known for its socialators, in the novel
In later episodes of the series the lounge of the Rising Star is
identified as the
Cassiopeia's name is consistently misspelled Cassiopea
throughout the novel.
On page 10, Starbuck exclaims, "Holy mulrooney!" An odd,
somewhat comical phrase for him to utter.
On page 20,
C.O.R.A. uses the curse "nertz". This has an unknown meaning and
has not been used elsewhere in the series.
Also on page 20,
C.O.R.A. comments that, from his record, protocol and dignity
are not part of Starbuck's normal routine, mentioning his being
found in the Nurses' Dorm in an otherwise unspoken escapade.
Possibly this is an in-joke to Zac's unrevealed escapade with a
nurse in the novelization of "Saga of a Star World" (see
On page 22, Starbuck tells
C.O.R.A. to never call him Bucky. Why? Is there a story behind
On page 24,
C.O.R.A. says Croad's fighter is heading for an asteroid .71
mectares distant. "Mectare" is not a measurement unit that has
been used previously in the series. In the TV episode, C.O.R.A.
says "hectars" instead, which is a known unit of Colonial
measurement, 1/10 of a parsec (9 million miles).
On page 27, Robber tosses Starbuck an electrowrench. This is the
first and only time the tool is mentioned in the BSG universe as
far as I am aware.
Also on page 27, Robber tells Starbuck that the fighter ship
that was chasing her was probably a pirate from the Hohne system.
On page 28, Robber tells Starbuck she is hauling a load of
agritools to farmers on Croton.
On page 38, Starbuck blames Robber's gender and attractiveness
for allowing himself to be caught off-guard to where she was
able to conk him on the head and make off with his ship. He
muses, "if Robber had been a grizzled male spacehauler, he'd
never have turned his back." This may be an in-joke reference to
the TV episode, in which Robber is depicted as
a grizzled male spacehauler, who manages to conk him on the head
and make off with his ship anyway!
Page 39 describes a clay flowerpot holding a geranium perched on
the control panel of Robber's ship. A geranium is a genus of
flowering plant found on Earth, so it is interesting that one
should be described as existing so far from the planet. Perhaps it is intended
as a subtle suggestion that Earth has influenced the human
outposts found in this small system of asteroids?
In the TV episode, Starbuck describes flying Robber's ship as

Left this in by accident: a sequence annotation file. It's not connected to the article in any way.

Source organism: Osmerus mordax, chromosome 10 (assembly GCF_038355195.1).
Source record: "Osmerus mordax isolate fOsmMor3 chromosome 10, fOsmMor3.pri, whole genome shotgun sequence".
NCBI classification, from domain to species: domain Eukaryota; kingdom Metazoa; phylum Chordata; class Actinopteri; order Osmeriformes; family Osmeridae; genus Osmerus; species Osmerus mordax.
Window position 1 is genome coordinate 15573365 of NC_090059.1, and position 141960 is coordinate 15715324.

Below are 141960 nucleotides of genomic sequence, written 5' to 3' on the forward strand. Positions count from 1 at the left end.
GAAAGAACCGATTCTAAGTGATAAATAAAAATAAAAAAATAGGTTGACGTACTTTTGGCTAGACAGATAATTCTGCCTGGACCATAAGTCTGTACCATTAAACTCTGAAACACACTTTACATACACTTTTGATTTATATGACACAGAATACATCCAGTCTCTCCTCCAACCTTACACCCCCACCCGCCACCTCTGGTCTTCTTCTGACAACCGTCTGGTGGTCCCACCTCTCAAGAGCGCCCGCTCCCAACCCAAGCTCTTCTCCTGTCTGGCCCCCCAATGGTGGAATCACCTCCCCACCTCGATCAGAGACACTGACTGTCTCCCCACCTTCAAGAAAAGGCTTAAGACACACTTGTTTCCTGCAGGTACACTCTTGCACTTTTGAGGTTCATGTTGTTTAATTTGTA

being like flying a museum. Here in the novel, he says instead,
"Flying this clunker is going to be like taking part in a
historical pageant on the early days of space flight."
On page 52, Starbuck uses the exclamation "jitters" when he
spies an abandoned agritractor in the forest. To my knowledge,
this exclamation has not been used before or since in the BSG
Page 52 describes an old workbot in a pair of overalls that is
somewhat reminiscent of the robots Vector and Hector in
"Greetings from Earth"
On page 69
the Imperious Leader is described as
wearing a helmet. It may be intended to be the same
communications helmet he wore in the novelization of
"The Gun on
Ice Planet Zero", The Cylon Death Machine.
Issue #3 of the Battlestar Galactica: Season III comic
book ("Fire in the Sky") hints that the large afro hairstyle
worn by the Imperious Leader is actually a circuitrized helmet
mounted to his throne.
Page 118 reveals that about two dozen of the Proteus prisoners
chose to join the fleet, with about twice that number choosing
to remain behind.
On page 131, Starbuck mentions having played chicken in skycars
during his wild youth. The skycars might be similar to the ones
depicted on Scorpia in the flashback story
When Robber decides she wants to take on a legitimate name,
Starbuck suggests Roberta.
Page 154 describes the people trapped in the Galactica lounge as
being able to faintly hear the sounds of the space battle
outside. Since sound does not propagate in the vacuum of space, they
should not be able to hear the battle! It could be argued that
what are hearing is the sound of blasts striking the
battlestar itself and possibly reverberations from the firing of
its own guns.